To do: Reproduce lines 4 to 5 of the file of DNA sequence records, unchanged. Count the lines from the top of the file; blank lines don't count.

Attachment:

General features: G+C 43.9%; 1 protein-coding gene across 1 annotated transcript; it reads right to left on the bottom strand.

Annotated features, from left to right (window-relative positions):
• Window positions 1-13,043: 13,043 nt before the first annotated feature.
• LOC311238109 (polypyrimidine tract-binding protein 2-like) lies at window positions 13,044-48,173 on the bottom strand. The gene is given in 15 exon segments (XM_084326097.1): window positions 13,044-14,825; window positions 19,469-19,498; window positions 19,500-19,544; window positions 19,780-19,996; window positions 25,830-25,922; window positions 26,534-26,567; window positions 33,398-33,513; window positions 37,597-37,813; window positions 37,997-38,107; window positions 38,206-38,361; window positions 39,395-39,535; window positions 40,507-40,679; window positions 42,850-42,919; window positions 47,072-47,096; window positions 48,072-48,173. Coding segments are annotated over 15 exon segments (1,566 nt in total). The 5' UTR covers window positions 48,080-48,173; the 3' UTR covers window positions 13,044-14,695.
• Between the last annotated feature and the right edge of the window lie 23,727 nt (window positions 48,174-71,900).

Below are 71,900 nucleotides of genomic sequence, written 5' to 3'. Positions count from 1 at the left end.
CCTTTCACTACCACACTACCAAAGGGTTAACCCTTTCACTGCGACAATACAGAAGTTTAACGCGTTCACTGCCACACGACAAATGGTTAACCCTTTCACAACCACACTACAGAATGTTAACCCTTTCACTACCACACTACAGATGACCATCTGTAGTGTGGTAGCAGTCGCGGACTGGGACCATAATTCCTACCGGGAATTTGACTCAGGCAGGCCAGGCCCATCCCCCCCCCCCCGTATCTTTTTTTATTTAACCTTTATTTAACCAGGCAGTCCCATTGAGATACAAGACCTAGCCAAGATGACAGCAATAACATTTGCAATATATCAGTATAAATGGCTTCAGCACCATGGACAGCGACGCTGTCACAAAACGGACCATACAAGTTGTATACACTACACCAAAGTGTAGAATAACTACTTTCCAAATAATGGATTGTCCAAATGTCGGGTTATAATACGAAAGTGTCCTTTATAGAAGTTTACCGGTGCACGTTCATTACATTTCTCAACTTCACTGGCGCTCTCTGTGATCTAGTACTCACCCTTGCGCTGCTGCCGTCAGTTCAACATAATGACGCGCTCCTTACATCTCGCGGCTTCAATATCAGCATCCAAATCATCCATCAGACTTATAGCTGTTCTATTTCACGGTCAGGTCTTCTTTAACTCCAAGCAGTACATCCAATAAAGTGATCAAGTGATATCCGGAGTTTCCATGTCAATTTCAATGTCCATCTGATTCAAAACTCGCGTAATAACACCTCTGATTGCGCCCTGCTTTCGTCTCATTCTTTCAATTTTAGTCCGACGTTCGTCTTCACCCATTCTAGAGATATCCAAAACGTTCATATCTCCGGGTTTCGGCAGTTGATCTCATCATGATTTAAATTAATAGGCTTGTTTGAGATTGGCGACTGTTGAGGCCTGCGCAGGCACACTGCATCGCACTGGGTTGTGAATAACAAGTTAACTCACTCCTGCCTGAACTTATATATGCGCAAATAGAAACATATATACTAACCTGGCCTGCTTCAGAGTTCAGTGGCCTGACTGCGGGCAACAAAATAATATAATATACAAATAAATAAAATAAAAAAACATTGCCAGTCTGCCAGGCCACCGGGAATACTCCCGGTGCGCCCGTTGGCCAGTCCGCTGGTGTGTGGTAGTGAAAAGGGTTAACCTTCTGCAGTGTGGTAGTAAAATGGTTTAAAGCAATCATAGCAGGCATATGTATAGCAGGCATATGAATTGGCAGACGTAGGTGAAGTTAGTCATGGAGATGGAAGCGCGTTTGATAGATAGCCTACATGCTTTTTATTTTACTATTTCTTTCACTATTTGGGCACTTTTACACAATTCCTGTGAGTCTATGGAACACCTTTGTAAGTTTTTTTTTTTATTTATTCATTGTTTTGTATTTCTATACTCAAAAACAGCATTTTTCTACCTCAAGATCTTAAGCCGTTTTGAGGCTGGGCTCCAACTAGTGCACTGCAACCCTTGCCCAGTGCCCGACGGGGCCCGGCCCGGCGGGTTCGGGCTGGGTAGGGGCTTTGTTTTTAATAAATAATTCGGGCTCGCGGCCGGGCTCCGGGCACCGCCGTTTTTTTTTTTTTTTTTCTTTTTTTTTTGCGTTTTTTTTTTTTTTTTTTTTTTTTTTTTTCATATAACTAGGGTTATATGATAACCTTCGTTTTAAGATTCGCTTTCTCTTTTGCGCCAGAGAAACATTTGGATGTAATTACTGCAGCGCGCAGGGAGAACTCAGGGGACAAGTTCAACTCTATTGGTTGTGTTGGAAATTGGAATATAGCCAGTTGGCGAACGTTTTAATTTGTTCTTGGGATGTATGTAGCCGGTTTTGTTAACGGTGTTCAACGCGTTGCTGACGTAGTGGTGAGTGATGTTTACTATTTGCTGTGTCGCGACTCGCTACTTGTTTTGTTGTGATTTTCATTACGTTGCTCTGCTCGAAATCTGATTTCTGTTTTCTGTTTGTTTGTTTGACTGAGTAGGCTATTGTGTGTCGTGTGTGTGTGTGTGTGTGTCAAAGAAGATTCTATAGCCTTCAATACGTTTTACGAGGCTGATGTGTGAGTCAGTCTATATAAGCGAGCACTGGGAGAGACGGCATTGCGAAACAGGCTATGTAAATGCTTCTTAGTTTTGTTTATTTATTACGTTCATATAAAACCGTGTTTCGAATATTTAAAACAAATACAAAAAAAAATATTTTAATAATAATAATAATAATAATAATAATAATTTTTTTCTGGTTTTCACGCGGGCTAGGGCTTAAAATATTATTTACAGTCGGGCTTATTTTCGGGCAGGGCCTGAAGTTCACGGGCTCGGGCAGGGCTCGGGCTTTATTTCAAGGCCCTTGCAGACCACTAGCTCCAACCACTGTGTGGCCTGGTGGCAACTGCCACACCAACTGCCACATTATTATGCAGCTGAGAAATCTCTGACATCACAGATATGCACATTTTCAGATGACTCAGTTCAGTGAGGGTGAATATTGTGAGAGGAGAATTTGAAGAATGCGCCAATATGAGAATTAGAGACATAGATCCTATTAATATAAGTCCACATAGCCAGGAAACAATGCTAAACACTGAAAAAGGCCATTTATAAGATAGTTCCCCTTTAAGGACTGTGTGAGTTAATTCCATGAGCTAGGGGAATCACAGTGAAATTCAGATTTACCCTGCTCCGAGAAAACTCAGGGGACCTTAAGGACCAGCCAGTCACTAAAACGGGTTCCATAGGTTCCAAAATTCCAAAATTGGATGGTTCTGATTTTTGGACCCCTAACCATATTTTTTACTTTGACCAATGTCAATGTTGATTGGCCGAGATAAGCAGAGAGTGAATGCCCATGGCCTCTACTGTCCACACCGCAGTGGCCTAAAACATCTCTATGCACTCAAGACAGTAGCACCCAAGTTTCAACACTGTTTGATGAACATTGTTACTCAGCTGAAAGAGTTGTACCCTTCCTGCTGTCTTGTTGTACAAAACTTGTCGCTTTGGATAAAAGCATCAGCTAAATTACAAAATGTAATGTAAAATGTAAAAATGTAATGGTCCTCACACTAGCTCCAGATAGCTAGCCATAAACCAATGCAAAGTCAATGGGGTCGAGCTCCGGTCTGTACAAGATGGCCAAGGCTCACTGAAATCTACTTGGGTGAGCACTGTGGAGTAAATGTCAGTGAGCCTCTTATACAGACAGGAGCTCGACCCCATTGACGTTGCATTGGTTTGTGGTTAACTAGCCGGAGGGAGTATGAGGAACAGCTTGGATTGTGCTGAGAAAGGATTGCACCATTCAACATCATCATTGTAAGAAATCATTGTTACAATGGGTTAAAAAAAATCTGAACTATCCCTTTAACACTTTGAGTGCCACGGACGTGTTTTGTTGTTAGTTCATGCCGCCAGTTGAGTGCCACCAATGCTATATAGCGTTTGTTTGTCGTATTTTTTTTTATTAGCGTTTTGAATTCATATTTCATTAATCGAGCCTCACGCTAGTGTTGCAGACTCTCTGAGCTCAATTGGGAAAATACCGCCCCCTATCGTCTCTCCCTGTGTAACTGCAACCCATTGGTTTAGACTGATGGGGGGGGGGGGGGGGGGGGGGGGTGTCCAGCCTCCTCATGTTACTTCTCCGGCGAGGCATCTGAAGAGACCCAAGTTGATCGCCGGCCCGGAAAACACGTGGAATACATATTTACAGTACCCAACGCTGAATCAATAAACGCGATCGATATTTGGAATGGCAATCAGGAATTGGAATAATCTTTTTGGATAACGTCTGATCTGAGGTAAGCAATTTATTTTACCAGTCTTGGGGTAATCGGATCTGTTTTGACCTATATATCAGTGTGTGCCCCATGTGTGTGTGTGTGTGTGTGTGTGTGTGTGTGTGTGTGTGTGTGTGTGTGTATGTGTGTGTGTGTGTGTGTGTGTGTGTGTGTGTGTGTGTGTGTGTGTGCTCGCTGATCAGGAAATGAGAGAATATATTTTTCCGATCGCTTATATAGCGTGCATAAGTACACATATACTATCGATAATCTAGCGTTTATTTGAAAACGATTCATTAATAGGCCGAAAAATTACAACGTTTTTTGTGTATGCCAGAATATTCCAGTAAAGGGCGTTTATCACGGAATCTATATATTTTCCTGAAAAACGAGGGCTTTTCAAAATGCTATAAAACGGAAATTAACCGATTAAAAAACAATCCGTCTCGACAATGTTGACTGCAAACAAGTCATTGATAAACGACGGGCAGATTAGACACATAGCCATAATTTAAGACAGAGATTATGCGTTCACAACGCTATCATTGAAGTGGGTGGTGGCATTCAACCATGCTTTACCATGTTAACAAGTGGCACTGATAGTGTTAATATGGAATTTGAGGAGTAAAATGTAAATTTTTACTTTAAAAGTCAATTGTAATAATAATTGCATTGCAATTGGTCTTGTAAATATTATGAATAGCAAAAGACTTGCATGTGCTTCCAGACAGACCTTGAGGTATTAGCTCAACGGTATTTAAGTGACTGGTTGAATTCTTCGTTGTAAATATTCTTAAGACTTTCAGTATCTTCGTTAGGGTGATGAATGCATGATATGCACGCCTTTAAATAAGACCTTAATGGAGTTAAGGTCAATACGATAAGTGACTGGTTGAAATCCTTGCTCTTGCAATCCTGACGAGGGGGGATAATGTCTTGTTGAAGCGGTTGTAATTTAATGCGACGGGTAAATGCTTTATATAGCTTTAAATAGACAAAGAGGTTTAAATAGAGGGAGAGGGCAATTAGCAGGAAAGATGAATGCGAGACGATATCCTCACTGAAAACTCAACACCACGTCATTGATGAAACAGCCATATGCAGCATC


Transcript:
• LOC311238109 (polypyrimidine tract-binding protein 2-like) lies at window positions 13,044-48,173 on the bottom strand. The gene is given in 15 exon segments (XM_084326097.1): window positions 13,044-14,825; window positions 19,469-19,498; window positions 19,500-19,544; window positions 19,780-19,996; window positions 25,830-25,922; window positions 26,534-26,567; window positions 33,398-33,513; window positions 37,597-37,813; window positions 37,997-38,107; window positions 38,206-38,361; window positions 39,395-39,535; window positions 40,507-40,679; window positions 42,850-42,919; window positions 47,072-47,096; window positions 48,072-48,173. Coding segments are annotated over 15 exon segments (1,566 nt in total). The 5' UTR covers window positions 48,080-48,173; the 3' UTR covers window positions 13,044-14,695.
• Between the last annotated feature and the right edge of the window lie 23,727 nt (window positions 48,174-71,900).